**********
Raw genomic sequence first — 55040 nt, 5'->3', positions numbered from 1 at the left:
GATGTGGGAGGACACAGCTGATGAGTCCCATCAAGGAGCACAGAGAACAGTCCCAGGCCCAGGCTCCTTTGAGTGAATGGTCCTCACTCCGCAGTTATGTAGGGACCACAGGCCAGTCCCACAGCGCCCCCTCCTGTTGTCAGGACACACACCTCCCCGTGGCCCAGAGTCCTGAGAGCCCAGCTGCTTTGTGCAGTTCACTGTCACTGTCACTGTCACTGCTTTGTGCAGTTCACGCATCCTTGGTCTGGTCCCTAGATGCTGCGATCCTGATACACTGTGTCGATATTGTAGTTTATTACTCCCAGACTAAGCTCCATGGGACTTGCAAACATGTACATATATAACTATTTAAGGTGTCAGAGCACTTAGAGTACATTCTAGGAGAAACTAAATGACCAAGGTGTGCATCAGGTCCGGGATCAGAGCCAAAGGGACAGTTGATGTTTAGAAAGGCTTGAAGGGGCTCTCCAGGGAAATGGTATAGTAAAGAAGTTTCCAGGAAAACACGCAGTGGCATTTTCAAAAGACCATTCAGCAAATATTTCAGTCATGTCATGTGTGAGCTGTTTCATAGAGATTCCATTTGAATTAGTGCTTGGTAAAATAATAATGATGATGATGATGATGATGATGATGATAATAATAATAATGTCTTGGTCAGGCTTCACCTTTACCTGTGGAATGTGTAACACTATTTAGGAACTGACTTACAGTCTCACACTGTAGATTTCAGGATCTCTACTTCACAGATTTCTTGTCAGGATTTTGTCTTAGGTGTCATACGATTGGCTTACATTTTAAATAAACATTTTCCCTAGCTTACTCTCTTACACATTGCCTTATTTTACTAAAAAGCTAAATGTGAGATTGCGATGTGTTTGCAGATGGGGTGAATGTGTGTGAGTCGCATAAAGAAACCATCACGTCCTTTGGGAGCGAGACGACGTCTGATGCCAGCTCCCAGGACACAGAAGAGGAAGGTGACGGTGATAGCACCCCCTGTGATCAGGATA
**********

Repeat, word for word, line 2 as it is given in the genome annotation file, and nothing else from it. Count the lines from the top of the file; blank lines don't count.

GATGTGGGAGGACACAGCTGATGAGTCCCATCAAGGAGCACAGAGAACAGTCCCAGGCCCAGGCTCCTTTGAGTGAATGGTCCTCACTCCGCAGTTATGTAGGGACCACAGGCCAGTCCCACAGCGCCCCCTCCTGTTGTCAGGACACACACCTCCCCGTGGCCCAGAGTCCTGAGAGCCCAGCTGCTTTGTGCAGTTCACTGTCACTGTCACTGTCACTGCTTTGTGCAGTTCACGCATCCTTGGTCTGGTCCCTAGATGCTGCGATCCTGATACACTGTGTCGATATTGTAGTTTATTACTCCCAGACTAAGCTCCATGGGACTTGCAAACATGTACATATATAACTATTTAAGGTGTCAGAGCACTTAGAGTACATTCTAGGAGAAACTAAATGACCAAGGTGTGCATCAGGTCCGGGATCAGAGCCAAAGGGACAGTTGATGTTTAGAAAGGCTTGAAGGGGCTCTCCAGGGAAATGGTATAGTAAAGAAGTTTCCAGGAAAACACGCAGTGGCATTTTCAAAAGACCATTCAGCAAATATTTCAGTCATGTCATGTGTGAGCTGTTTCATAGAGATTCCATTTGAATTAGTGCTTGGTAAAATAATAATGATGATGATGATGATGATGATGATGATAATAATAATAATGTCTTGGTCAGGCTTCACCTTTACCTGTGGAATGTGTAACACTATTTAGGAACTGACTTACAGTCTCACACTGTAGATTTCAGGATCTCTACTTCACAGATTTCTTGTCAGGATTTTGTCTTAGGTGTCATACGATTGGCTTACATTTTAAATAAACATTTTCCCTAGCTTACTCTCTTACACATTGCCTTATTTTACTAAAAAGCTAAATGTGAGATTGCGATGTGTTTGCAGATGGGGTGAATGTGTGTGAGTCGCATAAAGAAACCATCACGTCCTTTGGGAGCGAGACGACGTCTGATGCCAGCTCCCAGGACACAGAAGAGGAAGGTGACGGTGATAGCACCCCCTGTGATCAGGATA